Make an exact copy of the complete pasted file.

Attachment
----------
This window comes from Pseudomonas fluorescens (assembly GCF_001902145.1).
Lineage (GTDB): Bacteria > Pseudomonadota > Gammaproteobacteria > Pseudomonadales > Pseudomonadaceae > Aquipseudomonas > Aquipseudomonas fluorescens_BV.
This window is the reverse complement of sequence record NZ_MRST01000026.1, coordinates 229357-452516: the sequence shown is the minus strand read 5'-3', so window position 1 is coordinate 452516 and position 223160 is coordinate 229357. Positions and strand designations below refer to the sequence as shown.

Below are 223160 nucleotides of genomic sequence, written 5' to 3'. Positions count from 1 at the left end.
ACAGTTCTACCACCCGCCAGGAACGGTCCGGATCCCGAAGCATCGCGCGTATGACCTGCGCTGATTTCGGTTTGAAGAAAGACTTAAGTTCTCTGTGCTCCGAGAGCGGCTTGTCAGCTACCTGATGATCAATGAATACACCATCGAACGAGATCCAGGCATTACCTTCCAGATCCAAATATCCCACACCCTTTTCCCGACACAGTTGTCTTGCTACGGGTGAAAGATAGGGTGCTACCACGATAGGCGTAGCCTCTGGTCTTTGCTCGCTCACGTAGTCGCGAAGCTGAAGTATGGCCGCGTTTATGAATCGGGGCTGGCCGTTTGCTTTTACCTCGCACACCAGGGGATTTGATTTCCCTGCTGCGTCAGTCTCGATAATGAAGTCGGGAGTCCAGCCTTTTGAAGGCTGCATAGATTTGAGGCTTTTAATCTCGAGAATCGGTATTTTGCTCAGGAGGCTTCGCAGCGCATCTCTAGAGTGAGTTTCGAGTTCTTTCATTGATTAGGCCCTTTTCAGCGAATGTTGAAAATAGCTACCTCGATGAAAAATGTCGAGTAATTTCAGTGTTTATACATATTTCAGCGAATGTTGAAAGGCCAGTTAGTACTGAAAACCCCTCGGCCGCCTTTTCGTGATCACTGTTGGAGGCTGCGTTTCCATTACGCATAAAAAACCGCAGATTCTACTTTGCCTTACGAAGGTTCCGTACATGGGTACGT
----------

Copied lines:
This window comes from Pseudomonas fluorescens (assembly GCF_001902145.1).
Lineage (GTDB): Bacteria > Pseudomonadota > Gammaproteobacteria > Pseudomonadales > Pseudomonadaceae > Aquipseudomonas > Aquipseudomonas fluorescens_BV.
This window is the reverse complement of sequence record NZ_MRST01000026.1, coordinates 229357-452516: the sequence shown is the minus strand read 5'-3', so window position 1 is coordinate 452516 and position 223160 is coordinate 229357. Positions and strand designations below refer to the sequence as shown.

Below are 223160 nucleotides of genomic sequence, written 5' to 3'. Positions count from 1 at the left end.
ACAGTTCTACCACCCGCCAGGAACGGTCCGGATCCCGAAGCATCGCGCGTATGACCTGCGCTGATTTCGGTTTGAAGAAAGACTTAAGTTCTCTGTGCTCCGAGAGCGGCTTGTCAGCTACCTGATGATCAATGAATACACCATCGAACGAGATCCAGGCATTACCTTCCAGATCCAAATATCCCACACCCTTTTCCCGACACAGTTGTCTTGCTACGGGTGAAAGATAGGGTGCTACCACGATAGGCGTAGCCTCTGGTCTTTGCTCGCTCACGTAGTCGCGAAGCTGAAGTATGGCCGCGTTTATGAATCGGGGCTGGCCGTTTGCTTTTACCTCGCACACCAGGGGATTTGATTTCCCTGCTGCGTCAGTCTCGATAATGAAGTCGGGAGTCCAGCCTTTTGAAGGCTGCATAGATTTGAGGCTTTTAATCTCGAGAATCGGTATTTTGCTCAGGAGGCTTCGCAGCGCATCTCTAGAGTGAGTTTCGAGTTCTTTCATTGATTAGGCCCTTTTCAGCGAATGTTGAAAATAGCTACCTCGATGAAAAATGTCGAGTAATTTCAGTGTTTATACATATTTCAGCGAATGTTGAAAGGCCAGTTAGTACTGAAAACCCCTCGGCCGCCTTTTCGTGATCACTGTTGGAGGCTGCGTTTCCATTACGCATAAAAAACCGCAGATTCTACTTTGCCTTACGAAGGTTCCGTACATGGGTACGT